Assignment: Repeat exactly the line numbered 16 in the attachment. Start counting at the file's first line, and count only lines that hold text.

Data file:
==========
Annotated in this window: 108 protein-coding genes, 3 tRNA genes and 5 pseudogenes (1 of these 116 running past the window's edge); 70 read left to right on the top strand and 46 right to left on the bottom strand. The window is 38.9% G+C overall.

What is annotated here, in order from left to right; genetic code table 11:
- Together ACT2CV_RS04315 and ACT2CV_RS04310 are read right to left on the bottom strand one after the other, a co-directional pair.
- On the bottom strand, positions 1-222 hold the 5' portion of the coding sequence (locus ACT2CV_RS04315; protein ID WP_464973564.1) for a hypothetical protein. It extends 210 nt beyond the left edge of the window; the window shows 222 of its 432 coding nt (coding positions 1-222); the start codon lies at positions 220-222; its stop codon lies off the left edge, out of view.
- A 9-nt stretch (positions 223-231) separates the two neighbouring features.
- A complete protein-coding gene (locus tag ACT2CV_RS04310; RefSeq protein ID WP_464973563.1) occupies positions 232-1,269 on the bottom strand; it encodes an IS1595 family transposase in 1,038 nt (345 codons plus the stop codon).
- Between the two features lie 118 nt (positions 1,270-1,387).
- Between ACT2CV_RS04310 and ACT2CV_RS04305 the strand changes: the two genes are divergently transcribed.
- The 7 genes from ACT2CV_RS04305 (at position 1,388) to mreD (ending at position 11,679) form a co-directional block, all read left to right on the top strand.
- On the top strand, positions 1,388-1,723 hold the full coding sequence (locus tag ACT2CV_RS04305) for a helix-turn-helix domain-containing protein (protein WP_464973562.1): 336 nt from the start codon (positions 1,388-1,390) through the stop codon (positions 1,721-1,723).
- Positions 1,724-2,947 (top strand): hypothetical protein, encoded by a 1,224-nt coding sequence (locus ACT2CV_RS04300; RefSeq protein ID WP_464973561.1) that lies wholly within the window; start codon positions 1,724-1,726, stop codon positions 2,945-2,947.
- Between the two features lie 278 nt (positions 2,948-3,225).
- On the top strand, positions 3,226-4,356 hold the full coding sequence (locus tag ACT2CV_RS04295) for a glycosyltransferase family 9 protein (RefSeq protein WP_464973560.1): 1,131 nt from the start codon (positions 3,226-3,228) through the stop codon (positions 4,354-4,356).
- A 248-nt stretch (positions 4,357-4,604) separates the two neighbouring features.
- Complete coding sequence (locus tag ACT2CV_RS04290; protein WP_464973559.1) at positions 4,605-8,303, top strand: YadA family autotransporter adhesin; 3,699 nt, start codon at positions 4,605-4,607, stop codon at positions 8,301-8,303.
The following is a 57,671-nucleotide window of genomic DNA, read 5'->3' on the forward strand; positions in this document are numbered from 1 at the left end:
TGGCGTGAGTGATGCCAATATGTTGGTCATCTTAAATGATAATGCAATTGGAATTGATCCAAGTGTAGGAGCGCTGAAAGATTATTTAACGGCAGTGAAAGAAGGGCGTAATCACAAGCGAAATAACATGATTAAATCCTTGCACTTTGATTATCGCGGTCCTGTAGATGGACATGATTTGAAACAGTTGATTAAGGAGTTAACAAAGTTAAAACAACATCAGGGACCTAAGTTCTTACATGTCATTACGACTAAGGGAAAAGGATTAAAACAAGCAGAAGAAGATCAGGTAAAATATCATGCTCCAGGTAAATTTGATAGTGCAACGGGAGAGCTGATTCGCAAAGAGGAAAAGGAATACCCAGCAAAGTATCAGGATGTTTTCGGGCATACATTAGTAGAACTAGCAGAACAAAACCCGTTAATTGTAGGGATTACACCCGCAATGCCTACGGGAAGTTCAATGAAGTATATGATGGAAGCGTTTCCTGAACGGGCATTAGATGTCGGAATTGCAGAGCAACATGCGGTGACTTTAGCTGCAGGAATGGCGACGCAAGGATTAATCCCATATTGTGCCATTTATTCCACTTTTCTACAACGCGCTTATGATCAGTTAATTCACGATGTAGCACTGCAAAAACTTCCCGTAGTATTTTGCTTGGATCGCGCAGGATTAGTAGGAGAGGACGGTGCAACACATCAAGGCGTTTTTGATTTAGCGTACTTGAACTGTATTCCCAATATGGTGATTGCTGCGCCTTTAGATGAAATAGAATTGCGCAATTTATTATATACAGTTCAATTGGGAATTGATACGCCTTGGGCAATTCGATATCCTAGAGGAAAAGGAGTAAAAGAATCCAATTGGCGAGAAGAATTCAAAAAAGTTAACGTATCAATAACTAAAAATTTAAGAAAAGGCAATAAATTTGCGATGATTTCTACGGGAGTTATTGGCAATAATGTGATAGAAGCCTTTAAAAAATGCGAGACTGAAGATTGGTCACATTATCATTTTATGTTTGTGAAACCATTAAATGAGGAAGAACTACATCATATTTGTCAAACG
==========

The following is a 57,671-nucleotide window of genomic DNA, read 5'->3' on the forward strand; positions in this document are numbered from 1 at the left end: